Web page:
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Contextualizing and Assessing the Social Capital of Seniors Living in Congregate Housing

Valerie Haines, PhD, Department of Sociology, University of Calgary, Faculty of Social Sciences, Room 956, Calgary, AB T2N 4N1, Canada, 403-220-3216, haines@ucalgary.ca, Spencer Moore, PhD, Centre for Health and Policy Studies, University of Calgary, 3330 Hospital Dr. NW, University of Calgary, Calgary, AB T2N 4N1, Canada, Alan Shiell, PhD, Department of Community Health Sciences, University of Calgary, 3330 Hospital Dr. NW, Calgary, AB T2N 4N1, Canada, Carrie Bon Bernard, MA, Mental Health Promotion, Calgary Health Region, 1509 Centre Street SW, PO Box 4016, Station C, Calgary, AB T2T 5T1, Canada, and Therese Riley, PhD, School of Population Health, University of Melbourne, Level 5, 207 Bouverie St, Carlton, 3053, Australia.

Despite the increasing number of seniors living in congregate housing residences, there has been relatively little attention given to the role of housing contexts on the healthy and successful aging of seniors. To examine the influence of housing contexts on the healthy aging of seniors, our research contextualizesand assesses the social capital of seniors living in congregate housing. To develop context-specific measures of social capital, we integrated qualitative and quantitative methods through a three-phase research process. The first phase of the research involves the use of gender-specific focus groups with residents of housing facilities. The second phase involves the administration of a social network survey to assess 1) the structure of seniors inter-personal relations, 2) their access to socially-valued resources, and 3) individual health outcomes. The final phase involves the use of anomalous case methods in which we interview seniors to refine our description and explanation of the importance of social capital in healthy aging. We will describe the project's research design and process, data analysis methods, and discuss the project's implications for future research on the social contexts of healthy aging and for the design of senior housing health promotion interventions. With regard to the project's implications, we will be discussing how the research has progressed within the facilities, e.g., participation of seniors at each phase and barriers to participation, how our approach to social capital differs slightly from current approaches, and how health promotion interventions might be designed to improve congregate housing environments.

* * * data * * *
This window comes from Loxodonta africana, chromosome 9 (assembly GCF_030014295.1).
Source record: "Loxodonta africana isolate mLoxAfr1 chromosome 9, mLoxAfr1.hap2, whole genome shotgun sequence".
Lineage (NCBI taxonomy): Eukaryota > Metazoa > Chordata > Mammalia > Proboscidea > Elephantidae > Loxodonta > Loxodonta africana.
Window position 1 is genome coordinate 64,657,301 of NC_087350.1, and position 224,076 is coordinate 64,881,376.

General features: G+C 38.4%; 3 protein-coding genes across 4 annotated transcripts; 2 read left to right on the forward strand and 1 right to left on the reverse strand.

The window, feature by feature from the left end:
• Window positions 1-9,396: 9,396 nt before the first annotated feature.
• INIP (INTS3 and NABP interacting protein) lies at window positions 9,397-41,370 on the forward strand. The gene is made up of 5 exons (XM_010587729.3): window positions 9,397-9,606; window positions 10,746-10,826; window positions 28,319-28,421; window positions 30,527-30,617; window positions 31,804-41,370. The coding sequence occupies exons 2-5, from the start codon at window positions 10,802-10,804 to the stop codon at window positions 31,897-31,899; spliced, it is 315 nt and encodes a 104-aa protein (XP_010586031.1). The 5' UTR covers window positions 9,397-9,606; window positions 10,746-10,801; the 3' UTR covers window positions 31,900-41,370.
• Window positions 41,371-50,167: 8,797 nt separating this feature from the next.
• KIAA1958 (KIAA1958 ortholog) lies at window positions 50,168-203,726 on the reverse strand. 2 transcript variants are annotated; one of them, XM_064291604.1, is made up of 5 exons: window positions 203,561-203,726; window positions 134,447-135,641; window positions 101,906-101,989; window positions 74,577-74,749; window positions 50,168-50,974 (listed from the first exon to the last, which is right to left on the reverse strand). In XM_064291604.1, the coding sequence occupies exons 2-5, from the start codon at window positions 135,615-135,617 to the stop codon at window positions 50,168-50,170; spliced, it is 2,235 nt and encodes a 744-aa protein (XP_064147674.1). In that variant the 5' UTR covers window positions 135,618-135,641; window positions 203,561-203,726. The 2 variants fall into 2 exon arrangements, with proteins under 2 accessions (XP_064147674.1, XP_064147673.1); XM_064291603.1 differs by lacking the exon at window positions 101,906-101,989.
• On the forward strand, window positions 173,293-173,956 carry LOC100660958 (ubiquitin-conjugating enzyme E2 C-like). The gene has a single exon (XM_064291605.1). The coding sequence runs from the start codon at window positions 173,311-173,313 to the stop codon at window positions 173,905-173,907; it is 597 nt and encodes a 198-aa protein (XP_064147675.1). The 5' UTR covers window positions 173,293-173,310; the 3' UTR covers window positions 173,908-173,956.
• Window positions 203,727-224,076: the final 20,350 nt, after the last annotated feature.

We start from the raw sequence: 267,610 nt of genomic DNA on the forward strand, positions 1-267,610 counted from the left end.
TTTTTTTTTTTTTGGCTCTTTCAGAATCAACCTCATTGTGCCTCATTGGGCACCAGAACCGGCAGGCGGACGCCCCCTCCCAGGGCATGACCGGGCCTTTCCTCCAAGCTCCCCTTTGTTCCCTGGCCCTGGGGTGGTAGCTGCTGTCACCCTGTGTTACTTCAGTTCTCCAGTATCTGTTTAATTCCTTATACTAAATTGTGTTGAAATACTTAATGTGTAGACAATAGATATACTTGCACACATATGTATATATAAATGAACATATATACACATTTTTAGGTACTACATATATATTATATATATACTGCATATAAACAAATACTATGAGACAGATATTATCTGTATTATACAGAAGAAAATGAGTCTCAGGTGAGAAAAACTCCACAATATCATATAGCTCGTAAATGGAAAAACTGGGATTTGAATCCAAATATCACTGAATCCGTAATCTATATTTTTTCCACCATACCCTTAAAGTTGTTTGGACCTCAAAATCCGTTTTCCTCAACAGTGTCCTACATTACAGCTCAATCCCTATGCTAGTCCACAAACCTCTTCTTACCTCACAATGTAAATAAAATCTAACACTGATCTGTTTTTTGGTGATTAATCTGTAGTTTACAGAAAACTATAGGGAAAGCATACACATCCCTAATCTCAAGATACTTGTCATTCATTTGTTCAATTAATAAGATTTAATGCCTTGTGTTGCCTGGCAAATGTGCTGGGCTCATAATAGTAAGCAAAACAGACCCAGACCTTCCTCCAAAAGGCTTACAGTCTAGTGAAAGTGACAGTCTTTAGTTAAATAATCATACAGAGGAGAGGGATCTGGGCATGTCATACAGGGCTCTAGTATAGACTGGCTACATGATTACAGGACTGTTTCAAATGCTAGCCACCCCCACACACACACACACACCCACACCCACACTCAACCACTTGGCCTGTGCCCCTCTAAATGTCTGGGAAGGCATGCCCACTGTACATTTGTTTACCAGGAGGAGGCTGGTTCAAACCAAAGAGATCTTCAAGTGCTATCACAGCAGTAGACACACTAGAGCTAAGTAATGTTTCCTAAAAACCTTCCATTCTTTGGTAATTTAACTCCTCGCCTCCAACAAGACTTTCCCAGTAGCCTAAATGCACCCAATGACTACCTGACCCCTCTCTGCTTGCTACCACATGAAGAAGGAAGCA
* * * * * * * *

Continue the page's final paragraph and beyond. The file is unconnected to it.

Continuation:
Learning Objectives: At the conclusion of this presentation, the participant will be able to

Keywords: Underserved Populations, Housing

Presenting author's disclosure statement:
Organization/institution whose products or services will be discussed: Research was funded by the Canadian Institutes of Health Research- Institute on Aging
I do not have any significant financial interest/arrangement or affiliation with any organization/institution whose products or services are being discussed in this session.

Exploring the Social Environment of Older Adults

The 132nd Annual Meeting (November 6-10, 2004) of APHA